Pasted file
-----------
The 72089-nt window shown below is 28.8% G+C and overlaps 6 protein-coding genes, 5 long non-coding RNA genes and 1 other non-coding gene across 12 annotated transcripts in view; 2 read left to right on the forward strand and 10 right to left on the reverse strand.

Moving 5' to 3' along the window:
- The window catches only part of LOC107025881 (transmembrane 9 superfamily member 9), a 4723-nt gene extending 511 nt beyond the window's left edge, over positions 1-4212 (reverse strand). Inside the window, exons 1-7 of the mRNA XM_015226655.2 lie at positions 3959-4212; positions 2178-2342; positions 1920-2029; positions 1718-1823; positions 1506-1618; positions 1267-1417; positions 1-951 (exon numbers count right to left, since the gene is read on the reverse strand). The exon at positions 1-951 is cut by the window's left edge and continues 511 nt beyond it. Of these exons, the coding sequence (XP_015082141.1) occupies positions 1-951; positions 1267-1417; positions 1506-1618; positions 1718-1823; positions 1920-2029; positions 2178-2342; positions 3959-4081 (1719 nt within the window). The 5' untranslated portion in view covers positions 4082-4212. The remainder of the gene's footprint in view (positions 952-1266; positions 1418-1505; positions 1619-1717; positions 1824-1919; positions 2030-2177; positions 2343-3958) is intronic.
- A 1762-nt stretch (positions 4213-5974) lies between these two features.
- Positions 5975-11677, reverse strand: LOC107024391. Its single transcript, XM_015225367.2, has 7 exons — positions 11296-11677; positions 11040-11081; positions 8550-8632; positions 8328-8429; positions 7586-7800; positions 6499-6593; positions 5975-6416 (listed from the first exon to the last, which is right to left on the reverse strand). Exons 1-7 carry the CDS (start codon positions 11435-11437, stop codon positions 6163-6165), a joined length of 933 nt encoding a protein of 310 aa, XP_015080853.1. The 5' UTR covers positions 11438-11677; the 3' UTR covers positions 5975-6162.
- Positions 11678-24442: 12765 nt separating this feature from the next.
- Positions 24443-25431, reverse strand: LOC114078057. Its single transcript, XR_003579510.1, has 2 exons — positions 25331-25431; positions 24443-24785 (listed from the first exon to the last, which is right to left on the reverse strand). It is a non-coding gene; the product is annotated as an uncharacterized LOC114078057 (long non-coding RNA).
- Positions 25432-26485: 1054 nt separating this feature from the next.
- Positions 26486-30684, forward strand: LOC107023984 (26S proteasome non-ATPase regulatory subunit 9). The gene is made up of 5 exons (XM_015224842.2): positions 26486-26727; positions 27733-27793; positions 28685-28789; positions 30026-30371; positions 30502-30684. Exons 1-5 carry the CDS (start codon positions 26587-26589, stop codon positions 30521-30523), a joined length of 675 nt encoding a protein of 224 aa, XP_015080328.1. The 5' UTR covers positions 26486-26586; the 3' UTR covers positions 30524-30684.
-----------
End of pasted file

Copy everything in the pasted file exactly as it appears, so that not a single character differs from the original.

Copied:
The 72089-nt window shown below is 28.8% G+C and overlaps 6 protein-coding genes, 5 long non-coding RNA genes and 1 other non-coding gene across 12 annotated transcripts in view; 2 read left to right on the forward strand and 10 right to left on the reverse strand.

Moving 5' to 3' along the window:
- The window catches only part of LOC107025881 (transmembrane 9 superfamily member 9), a 4723-nt gene extending 511 nt beyond the window's left edge, over positions 1-4212 (reverse strand). Inside the window, exons 1-7 of the mRNA XM_015226655.2 lie at positions 3959-4212; positions 2178-2342; positions 1920-2029; positions 1718-1823; positions 1506-1618; positions 1267-1417; positions 1-951 (exon numbers count right to left, since the gene is read on the reverse strand). The exon at positions 1-951 is cut by the window's left edge and continues 511 nt beyond it. Of these exons, the coding sequence (XP_015082141.1) occupies positions 1-951; positions 1267-1417; positions 1506-1618; positions 1718-1823; positions 1920-2029; positions 2178-2342; positions 3959-4081 (1719 nt within the window). The 5' untranslated portion in view covers positions 4082-4212. The remainder of the gene's footprint in view (positions 952-1266; positions 1418-1505; positions 1619-1717; positions 1824-1919; positions 2030-2177; positions 2343-3958) is intronic.
- A 1762-nt stretch (positions 4213-5974) lies between these two features.
- Positions 5975-11677, reverse strand: LOC107024391. Its single transcript, XM_015225367.2, has 7 exons — positions 11296-11677; positions 11040-11081; positions 8550-8632; positions 8328-8429; positions 7586-7800; positions 6499-6593; positions 5975-6416 (listed from the first exon to the last, which is right to left on the reverse strand). Exons 1-7 carry the CDS (start codon positions 11435-11437, stop codon positions 6163-6165), a joined length of 933 nt encoding a protein of 310 aa, XP_015080853.1. The 5' UTR covers positions 11438-11677; the 3' UTR covers positions 5975-6162.
- Positions 11678-24442: 12765 nt separating this feature from the next.
- Positions 24443-25431, reverse strand: LOC114078057. Its single transcript, XR_003579510.1, has 2 exons — positions 25331-25431; positions 24443-24785 (listed from the first exon to the last, which is right to left on the reverse strand). It is a non-coding gene; the product is annotated as an uncharacterized LOC114078057 (long non-coding RNA).
- Positions 25432-26485: 1054 nt separating this feature from the next.
- Positions 26486-30684, forward strand: LOC107023984 (26S proteasome non-ATPase regulatory subunit 9). The gene is made up of 5 exons (XM_015224842.2): positions 26486-26727; positions 27733-27793; positions 28685-28789; positions 30026-30371; positions 30502-30684. Exons 1-5 carry the CDS (start codon positions 26587-26589, stop codon positions 30521-30523), a joined length of 675 nt encoding a protein of 224 aa, XP_015080328.1. The 5' UTR covers positions 26486-26586; the 3' UTR covers positions 30524-30684.